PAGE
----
I would like to know, if there is any chance to get the currently used TNS connect string, that will be used for a DB-Link from a db-server.

I'm connected to a schema on a database located on any server. Now, I have some database links, using tnsnames and which are currently not working properly. I would like to check, which target database is behind this identifier to verify easily, if this can be correct.

If I would have OS access to the db-server, I would be able to read the ./tnsnames.ora or using tnsping.

But the DDL of the dblink just uses the TNSNAME (RDBX in this example):


Of course, I could ask a DBA, but this is not always as easy in our environment and I would like to be able to double-check it myself without having OS-access.

  • 2
    Well, like it or not, you are going to have to have OS access of some sort in order to read a file on said OS. The actual error code you receive will give a pretty good clue as to what is wrong, but you still have to open the file in a text editor to fix it. Perhaps you'd be better served in the long run by asking your boss to address the internal political issues that prevent you from working with your DBA.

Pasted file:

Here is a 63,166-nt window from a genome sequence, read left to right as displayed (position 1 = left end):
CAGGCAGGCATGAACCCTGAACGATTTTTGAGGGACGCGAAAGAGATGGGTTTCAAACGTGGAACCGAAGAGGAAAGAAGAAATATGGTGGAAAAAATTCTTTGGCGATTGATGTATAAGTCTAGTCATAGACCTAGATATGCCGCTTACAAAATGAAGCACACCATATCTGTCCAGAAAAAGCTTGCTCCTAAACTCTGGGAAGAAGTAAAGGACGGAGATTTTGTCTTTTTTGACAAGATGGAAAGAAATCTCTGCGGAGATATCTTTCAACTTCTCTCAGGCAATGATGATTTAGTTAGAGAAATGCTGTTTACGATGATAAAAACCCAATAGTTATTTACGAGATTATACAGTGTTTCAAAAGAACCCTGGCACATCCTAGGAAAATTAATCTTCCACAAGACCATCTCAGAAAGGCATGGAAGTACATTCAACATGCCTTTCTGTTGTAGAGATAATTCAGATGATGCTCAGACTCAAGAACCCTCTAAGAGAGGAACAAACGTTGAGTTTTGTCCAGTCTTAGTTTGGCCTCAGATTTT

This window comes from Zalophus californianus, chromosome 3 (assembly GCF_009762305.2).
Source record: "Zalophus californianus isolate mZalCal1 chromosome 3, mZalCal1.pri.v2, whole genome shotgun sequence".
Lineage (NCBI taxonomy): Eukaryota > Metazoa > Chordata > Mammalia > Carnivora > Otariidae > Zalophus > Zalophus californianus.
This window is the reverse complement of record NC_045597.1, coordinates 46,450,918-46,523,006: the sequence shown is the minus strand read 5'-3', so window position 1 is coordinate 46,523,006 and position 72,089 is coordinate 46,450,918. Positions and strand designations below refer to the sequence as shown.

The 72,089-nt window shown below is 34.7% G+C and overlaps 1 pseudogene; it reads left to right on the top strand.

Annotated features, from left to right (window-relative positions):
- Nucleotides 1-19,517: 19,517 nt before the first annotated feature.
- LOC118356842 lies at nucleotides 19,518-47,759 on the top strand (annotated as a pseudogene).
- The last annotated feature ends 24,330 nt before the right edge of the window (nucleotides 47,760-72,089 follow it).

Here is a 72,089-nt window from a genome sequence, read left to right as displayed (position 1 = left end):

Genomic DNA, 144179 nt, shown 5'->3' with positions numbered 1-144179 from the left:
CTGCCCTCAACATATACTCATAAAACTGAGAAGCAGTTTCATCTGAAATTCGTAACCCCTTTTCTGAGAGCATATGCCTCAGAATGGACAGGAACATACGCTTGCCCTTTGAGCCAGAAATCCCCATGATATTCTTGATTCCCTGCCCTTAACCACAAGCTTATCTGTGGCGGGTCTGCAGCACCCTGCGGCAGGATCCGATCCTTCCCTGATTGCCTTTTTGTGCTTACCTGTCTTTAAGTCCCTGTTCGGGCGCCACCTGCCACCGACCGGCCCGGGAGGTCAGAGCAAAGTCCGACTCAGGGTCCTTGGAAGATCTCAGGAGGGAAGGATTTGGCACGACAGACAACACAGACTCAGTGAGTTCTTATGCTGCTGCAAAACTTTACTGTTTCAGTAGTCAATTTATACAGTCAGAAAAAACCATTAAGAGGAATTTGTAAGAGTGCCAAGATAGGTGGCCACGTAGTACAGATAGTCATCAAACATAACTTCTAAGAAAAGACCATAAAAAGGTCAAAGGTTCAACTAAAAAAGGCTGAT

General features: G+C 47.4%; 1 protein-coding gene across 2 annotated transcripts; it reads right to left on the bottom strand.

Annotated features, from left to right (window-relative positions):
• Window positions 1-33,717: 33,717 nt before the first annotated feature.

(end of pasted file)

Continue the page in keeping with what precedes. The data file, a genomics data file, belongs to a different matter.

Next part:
– EdStevens
    Oct 28, 2019 at 14:09
  • Thanks, I just wanted to know, if there is a trick I'm not aware of. Oct 28, 2019 at 14:28
  • @Wernfried: Nice idea, but I guess I would get context from my current session, but I know this already, because I use it. But I'm searching for the attributes assigned to this alias RDBX and since I'm unable to use the dblink, I cannot use these commands remotely. Oct 29, 2019 at 21:22

1 Answer 1


I do not think that is possible. Someone or something needs access to the Filesystem to read the tnsnames.ora. When using the DB-link oracle will get the definition for RDBX from the tnsnames.ora file. This is transparent to the user, so the user will not notice. As @EdStevens suggested I would try to solve the political issues and work with the DBA. Or, ask the OS-admin to have a look for you.

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